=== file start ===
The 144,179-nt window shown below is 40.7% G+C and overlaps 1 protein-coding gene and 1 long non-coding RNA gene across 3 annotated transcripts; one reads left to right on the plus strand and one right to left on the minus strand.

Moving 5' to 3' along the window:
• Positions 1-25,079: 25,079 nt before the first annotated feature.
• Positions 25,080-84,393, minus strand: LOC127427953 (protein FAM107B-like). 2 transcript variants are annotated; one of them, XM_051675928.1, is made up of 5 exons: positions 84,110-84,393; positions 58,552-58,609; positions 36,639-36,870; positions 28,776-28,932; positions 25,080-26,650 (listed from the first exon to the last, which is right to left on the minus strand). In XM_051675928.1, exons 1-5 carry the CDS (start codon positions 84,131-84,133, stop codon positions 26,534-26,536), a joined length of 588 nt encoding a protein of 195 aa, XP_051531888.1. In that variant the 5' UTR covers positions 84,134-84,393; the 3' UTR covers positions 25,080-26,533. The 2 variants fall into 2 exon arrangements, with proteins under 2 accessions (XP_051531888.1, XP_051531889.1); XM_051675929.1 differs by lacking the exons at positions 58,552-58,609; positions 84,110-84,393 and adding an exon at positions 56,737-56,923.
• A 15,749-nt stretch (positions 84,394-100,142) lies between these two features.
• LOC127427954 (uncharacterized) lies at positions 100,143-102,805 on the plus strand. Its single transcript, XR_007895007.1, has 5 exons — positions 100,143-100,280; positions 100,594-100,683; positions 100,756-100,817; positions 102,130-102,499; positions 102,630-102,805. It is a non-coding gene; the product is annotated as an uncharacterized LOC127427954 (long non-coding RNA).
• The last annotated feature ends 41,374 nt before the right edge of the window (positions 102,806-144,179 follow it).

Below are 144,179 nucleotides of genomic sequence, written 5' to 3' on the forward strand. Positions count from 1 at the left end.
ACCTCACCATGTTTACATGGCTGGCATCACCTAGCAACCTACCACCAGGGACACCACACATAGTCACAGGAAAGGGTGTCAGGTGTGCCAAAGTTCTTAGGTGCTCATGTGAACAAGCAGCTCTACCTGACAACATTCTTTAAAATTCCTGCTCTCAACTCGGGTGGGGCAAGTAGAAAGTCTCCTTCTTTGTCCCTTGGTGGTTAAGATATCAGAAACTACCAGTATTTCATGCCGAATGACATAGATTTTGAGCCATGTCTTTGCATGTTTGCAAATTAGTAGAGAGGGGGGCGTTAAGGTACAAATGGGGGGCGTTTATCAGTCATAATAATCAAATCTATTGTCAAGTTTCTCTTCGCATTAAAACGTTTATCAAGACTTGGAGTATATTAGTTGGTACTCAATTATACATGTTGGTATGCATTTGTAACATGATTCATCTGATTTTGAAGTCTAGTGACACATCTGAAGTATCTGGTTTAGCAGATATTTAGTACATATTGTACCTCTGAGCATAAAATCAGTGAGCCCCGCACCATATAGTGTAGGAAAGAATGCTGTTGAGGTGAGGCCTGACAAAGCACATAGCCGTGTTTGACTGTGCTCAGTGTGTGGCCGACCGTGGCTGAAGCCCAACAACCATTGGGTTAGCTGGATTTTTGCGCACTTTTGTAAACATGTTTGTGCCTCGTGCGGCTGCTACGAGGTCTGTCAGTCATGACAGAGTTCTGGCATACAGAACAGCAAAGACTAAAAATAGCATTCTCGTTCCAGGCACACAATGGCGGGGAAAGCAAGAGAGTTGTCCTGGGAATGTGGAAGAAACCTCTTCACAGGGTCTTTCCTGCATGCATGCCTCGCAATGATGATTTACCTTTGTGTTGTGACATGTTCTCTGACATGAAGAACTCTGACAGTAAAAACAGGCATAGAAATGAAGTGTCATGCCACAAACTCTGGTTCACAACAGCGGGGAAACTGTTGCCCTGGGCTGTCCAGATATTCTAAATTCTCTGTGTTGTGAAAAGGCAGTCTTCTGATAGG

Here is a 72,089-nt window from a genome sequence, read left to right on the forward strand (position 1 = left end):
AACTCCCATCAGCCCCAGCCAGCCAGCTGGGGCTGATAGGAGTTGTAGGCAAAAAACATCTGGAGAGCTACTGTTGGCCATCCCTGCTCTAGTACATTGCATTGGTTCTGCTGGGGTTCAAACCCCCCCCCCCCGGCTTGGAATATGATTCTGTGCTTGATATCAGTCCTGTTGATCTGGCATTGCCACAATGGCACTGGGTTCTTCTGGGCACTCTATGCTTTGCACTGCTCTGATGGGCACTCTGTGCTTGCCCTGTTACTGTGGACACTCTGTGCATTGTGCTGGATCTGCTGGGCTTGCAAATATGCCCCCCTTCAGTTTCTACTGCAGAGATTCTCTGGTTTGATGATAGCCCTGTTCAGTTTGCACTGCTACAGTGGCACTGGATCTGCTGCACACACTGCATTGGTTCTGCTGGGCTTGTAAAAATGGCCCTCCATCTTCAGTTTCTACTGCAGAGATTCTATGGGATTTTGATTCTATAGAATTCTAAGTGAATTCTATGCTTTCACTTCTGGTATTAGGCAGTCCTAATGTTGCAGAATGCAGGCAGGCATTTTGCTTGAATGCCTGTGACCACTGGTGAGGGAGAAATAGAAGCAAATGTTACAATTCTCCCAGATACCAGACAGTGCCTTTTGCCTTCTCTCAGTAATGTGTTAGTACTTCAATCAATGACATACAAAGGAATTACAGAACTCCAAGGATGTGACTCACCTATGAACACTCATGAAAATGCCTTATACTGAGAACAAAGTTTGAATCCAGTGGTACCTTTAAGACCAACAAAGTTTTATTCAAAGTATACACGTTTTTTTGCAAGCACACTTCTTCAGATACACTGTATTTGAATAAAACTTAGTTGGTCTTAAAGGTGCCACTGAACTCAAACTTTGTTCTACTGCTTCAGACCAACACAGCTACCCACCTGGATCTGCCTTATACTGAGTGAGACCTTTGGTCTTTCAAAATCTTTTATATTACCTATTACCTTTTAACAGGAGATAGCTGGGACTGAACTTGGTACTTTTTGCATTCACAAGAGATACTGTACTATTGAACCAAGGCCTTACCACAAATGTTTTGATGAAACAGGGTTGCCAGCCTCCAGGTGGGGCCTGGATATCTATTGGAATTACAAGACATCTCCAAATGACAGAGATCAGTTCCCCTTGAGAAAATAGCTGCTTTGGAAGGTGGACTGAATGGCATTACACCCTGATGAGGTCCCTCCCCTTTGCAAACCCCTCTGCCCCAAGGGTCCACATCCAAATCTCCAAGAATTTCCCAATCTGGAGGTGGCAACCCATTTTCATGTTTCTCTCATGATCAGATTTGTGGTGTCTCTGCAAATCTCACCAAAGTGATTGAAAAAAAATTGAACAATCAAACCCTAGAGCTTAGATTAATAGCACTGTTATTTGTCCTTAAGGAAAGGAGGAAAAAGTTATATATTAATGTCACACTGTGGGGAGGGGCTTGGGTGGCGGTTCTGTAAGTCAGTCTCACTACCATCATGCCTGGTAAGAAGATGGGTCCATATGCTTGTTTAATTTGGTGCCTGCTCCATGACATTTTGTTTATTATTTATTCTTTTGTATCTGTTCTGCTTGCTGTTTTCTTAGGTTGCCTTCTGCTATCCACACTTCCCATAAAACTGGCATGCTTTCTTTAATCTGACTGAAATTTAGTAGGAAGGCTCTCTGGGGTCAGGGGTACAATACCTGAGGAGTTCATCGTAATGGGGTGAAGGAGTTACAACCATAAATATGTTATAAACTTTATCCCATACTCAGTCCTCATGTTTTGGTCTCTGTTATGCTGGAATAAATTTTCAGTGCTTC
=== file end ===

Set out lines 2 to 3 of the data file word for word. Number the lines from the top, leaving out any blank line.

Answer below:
Moving 5' to 3' along the window:
• Positions 1-25,079: 25,079 nt before the first annotated feature.